Tolerant Facebook?

Crucifixion

  • Shame on you, Facebook.

Last week, on the eve of Advent, Facebook blocked Janet Martin’s blog, and deleted all links to it she posted in her feed.

Janet is my friend. We met on poetry forums in 2011, and have been reading each other’s blogs, exchanging emails, and occasional handwritten letters ever since.

If you’ve been to Another Porch you know that Janet is a very talented poet and photographer, and about the sweetest person one can imagine.

Yet Facebook found her offensive.

  • So, what is Janet guilty of?

The official, and vague, reason for Janet’s punishment is “violation of Facebook community standards.”

The unofficial, but likely, reason is Janet’s Christian faith.

Again, if you’ve been to Another Porch you know that Janet is a deeply religious person. Her faith is reflected in everything she does, in everything she writes, and posts.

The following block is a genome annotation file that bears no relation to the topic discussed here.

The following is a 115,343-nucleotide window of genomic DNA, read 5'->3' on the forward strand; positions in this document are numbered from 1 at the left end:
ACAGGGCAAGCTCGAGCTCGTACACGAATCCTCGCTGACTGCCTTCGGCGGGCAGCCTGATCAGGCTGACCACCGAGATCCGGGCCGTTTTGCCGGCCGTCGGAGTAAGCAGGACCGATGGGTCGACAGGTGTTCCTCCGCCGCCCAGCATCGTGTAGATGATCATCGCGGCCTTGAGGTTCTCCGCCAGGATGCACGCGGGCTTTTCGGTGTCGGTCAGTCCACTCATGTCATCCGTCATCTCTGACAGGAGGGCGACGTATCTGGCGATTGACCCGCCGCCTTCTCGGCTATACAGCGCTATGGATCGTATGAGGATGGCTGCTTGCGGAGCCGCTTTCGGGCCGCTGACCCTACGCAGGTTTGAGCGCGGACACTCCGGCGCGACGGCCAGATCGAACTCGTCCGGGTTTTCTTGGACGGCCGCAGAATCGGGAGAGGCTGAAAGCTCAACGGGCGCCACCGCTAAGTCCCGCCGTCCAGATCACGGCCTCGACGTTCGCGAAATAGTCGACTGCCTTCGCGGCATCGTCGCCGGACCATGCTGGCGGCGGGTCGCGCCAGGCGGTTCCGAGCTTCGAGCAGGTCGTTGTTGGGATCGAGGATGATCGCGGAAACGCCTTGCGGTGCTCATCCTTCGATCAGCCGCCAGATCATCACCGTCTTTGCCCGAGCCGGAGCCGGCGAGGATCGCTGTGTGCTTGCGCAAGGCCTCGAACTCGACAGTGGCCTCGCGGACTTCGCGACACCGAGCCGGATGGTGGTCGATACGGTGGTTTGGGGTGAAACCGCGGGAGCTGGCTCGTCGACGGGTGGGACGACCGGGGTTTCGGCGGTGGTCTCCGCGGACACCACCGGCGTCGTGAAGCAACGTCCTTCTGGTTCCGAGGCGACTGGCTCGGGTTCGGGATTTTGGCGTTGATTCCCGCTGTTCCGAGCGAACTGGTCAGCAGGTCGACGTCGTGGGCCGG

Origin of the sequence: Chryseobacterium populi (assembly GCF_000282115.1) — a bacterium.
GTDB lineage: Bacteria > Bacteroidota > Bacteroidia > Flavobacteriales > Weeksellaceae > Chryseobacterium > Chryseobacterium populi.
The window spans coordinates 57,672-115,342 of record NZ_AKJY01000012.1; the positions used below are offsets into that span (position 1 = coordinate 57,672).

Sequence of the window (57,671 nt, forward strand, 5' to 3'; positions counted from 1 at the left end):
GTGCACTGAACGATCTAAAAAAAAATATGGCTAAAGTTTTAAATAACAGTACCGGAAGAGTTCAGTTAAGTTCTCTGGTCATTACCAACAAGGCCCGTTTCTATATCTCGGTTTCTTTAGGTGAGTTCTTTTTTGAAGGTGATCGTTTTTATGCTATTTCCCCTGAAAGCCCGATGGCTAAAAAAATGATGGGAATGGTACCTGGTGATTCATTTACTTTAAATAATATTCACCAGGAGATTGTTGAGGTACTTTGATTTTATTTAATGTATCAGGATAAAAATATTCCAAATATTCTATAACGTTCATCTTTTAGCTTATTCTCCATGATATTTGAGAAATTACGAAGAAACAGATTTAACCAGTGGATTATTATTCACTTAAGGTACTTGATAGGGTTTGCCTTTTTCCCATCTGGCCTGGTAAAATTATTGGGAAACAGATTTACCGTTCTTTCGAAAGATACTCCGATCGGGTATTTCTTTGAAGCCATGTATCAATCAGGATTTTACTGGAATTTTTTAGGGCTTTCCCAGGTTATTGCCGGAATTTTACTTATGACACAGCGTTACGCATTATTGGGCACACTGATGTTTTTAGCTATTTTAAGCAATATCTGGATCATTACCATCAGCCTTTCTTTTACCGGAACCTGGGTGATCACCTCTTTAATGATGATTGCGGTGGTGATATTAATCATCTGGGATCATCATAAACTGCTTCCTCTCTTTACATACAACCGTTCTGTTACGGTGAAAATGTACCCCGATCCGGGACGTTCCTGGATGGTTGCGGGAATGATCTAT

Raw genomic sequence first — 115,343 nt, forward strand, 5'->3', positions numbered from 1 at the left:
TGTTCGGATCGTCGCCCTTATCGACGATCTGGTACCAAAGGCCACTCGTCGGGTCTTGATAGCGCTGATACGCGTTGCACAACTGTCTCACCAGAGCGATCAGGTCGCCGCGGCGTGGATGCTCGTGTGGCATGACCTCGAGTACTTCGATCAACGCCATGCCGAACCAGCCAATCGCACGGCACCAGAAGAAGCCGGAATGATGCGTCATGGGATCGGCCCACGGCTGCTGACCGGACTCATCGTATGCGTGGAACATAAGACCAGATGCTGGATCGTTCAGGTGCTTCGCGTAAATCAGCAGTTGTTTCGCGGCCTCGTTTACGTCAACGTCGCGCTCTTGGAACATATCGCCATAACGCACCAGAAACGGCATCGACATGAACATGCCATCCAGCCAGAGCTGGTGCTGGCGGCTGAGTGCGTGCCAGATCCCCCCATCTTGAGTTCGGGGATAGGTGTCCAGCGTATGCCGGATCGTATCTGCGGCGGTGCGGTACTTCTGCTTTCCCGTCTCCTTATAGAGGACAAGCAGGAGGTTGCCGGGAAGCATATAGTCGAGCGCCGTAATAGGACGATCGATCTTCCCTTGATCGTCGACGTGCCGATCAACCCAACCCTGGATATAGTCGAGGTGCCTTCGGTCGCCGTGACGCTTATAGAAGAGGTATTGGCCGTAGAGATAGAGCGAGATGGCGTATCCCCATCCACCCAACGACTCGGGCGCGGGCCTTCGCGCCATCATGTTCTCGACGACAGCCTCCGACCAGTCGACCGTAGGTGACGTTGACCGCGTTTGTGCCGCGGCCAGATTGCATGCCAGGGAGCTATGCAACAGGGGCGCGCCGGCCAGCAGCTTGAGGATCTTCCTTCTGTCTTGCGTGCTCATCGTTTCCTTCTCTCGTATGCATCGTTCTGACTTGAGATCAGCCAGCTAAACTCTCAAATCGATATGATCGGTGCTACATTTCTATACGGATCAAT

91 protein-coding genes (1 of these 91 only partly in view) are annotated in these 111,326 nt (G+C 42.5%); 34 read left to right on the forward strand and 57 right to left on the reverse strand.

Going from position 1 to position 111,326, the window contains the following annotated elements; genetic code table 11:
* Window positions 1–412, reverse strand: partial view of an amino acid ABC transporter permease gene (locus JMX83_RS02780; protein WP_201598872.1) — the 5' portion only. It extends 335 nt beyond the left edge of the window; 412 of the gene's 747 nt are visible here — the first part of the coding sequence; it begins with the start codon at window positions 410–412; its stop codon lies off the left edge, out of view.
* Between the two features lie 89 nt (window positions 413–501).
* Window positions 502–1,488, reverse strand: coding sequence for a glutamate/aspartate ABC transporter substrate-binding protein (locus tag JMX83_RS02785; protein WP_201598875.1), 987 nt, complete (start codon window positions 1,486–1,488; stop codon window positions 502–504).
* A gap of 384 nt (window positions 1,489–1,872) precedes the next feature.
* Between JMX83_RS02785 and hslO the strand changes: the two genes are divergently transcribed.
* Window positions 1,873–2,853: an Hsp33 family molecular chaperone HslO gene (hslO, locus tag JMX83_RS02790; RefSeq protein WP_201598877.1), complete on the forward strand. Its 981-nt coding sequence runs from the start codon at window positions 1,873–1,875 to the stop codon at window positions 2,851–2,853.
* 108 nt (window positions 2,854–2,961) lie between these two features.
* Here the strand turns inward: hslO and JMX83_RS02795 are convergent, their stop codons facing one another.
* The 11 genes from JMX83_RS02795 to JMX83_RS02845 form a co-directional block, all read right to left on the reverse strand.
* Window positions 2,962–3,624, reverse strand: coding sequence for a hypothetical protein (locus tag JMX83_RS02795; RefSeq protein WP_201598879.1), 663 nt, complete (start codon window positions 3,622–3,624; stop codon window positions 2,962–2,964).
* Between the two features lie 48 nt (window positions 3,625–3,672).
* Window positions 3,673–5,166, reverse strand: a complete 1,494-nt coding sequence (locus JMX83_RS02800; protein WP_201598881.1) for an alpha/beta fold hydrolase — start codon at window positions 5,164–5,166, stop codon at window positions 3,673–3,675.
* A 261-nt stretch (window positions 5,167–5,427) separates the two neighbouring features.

Do you find Christ offensive, Facebook? Sure looks that way.

  • Put up a fight!

If Facebook discriminates against you, because you are a Christian, or a conservative, don’t just leave Facebook. Stand up for yourself, don’t let them bully you.

“Yes, they do! (target Christians, and conservatives) Not surprising at all. But they will NEVER touch what really matters and God is mightier than FB…his Word will never be silenced or ended. Hallelujah!” — Janet Martin

P.S. Even the links Janet posted in a private conversation in her Messenger were deleted. Guess what she linked to? Poems about Advent.

P.S. Janet’s blog has been unblocked, and she can post links to her blog again. Janet, being Janet, wants to think it might have been a glitch, or a faulty algorithm, etc. Maybe so. However, Facebook has repeatedly removed conservative posts from my feed, or pushed them way down so they became almost impossible to find; Facebook deleted my conservative Catholic friend’s opinion post, and the whole comment thread it generated, without any explanation, etc. And the fact that “private” Messenger is censored makes it even harder to trust Facebook. So, I’ll stick to my version of what happened.